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Concentration in US Labor Markets: Evidence from Online Vacancy Data

Author

Listed:
  • Azar, José

    () (IESE Business School)

  • Marinescu, Ioana E.

    () (University of Pennsylvania)

  • Steinbaum, Marshall

    () (Roosevelt Institute)

  • Taska, Bledi

    () (Burning Glass Technologies)

Abstract

Using data on the near-universe of online US job vacancies collected by Burning Glass Technologies in 2016, we calculate labor market concentration using the Herfindahl-Hirschman index (HHI) for each commuting zone by 6-digit SOC occupation. The average market has an HHI of 3,953, or the equivalent of 2.5 recruiting employers. 54% of labor markets are highly concentrated (above 2,500 HHI) according to the DOJ/FTC guidelines. Highly concentrated markets account for 17% of employment. All plausible alternative market definitions show that more than 33% of markets are highly concentrated, suggesting that employers have market power in many US labor markets.

Suggested Citation

  • Azar, José & Marinescu, Ioana E. & Steinbaum, Marshall & Taska, Bledi, 2018. "Concentration in US Labor Markets: Evidence from Online Vacancy Data," IZA Discussion Papers 11379, Institute for the Study of Labor (IZA).
  • Handle: RePEc:iza:izadps:dp11379
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    References listed on IDEAS

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    1. David Card & Ana Rute Cardoso & Joerg Heining & Patrick Kline, 2018. "Firms and Labor Market Inequality: Evidence and Some Theory," Journal of Labor Economics, University of Chicago Press, vol. 36(S1), pages 13-70.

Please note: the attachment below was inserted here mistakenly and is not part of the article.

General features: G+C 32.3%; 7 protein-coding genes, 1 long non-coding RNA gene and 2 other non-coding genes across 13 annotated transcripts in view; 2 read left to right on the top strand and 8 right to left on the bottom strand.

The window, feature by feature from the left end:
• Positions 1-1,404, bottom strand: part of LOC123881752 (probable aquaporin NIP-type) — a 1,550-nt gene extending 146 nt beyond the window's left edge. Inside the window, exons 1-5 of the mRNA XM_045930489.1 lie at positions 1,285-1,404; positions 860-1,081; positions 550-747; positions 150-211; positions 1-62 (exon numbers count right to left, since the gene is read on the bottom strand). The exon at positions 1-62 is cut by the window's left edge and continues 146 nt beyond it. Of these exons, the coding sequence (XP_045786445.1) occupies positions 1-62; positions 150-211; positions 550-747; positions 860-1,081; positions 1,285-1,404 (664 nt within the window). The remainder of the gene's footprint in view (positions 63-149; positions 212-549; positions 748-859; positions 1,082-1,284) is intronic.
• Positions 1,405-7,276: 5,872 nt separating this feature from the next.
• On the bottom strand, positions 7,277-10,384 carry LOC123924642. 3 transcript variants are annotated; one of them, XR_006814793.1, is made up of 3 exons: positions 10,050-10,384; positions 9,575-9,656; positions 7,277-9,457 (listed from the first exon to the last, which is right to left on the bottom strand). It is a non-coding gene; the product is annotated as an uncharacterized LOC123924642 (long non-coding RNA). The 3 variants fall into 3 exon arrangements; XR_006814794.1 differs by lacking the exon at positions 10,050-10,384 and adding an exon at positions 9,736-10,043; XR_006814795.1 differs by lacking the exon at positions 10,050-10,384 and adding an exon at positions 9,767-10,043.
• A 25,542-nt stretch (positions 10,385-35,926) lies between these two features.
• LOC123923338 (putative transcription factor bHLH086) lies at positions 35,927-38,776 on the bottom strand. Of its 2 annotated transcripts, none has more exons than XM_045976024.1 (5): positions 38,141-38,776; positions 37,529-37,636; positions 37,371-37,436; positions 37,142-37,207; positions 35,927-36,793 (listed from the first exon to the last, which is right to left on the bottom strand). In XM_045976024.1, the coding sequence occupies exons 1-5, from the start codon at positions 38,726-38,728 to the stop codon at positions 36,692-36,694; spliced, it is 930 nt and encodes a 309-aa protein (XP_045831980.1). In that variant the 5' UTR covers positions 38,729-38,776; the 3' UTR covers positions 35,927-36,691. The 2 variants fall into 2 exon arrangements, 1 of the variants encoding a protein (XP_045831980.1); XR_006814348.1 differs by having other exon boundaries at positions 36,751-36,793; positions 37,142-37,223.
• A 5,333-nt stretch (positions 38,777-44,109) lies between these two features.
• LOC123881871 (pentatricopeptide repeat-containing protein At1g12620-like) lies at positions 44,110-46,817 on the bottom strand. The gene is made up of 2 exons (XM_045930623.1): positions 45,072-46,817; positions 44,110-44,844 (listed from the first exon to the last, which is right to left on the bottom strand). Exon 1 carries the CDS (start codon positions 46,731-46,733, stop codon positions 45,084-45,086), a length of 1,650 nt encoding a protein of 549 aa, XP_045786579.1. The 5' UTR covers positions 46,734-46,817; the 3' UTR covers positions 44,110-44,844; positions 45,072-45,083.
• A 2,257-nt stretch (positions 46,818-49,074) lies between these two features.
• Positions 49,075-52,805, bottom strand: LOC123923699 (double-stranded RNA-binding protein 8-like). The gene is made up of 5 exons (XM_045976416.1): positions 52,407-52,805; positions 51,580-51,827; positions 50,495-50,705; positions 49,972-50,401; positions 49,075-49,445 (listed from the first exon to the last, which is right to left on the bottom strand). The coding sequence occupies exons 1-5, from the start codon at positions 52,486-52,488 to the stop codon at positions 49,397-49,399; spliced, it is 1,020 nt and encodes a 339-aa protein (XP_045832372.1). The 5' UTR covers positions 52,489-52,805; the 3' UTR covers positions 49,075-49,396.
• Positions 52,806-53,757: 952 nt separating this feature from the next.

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    5. Alan Manning & Barbara Petrongolo, 2017. "How Local Are Labor Markets? Evidence from a Spatial Job Search Model," American Economic Review, American Economic Association, vol. 107(10), pages 2877-2907, October.
    6. Efraim Benmelech & Nittai Bergman & Hyunseob Kim, 2018. "Strong Employers and Weak Employees: How Does Employer Concentration Affect Wages?," NBER Working Papers 24307, National Bureau of Economic Research, Inc.
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    More about this item

    Keywords

    monopsony; oligopsony; labor markets; competition policy;

    JEL classification:

    • J21 - Labor and Demographic Economics - - Demand and Supply of Labor - - - Labor Force and Employment, Size, and Structure
    • J23 - Labor and Demographic Economics - - Demand and Supply of Labor - - - Labor Demand
    • J42 - Labor and Demographic Economics - - Particular Labor Markets - - - Monopsony; Segmented Labor Markets
    • K21 - Law and Economics - - Regulation and Business Law - - - Antitrust Law
    • L11 - Industrial Organization - - Market Structure, Firm Strategy, and Market Performance - - - Production, Pricing, and Market Structure; Size Distribution of Firms

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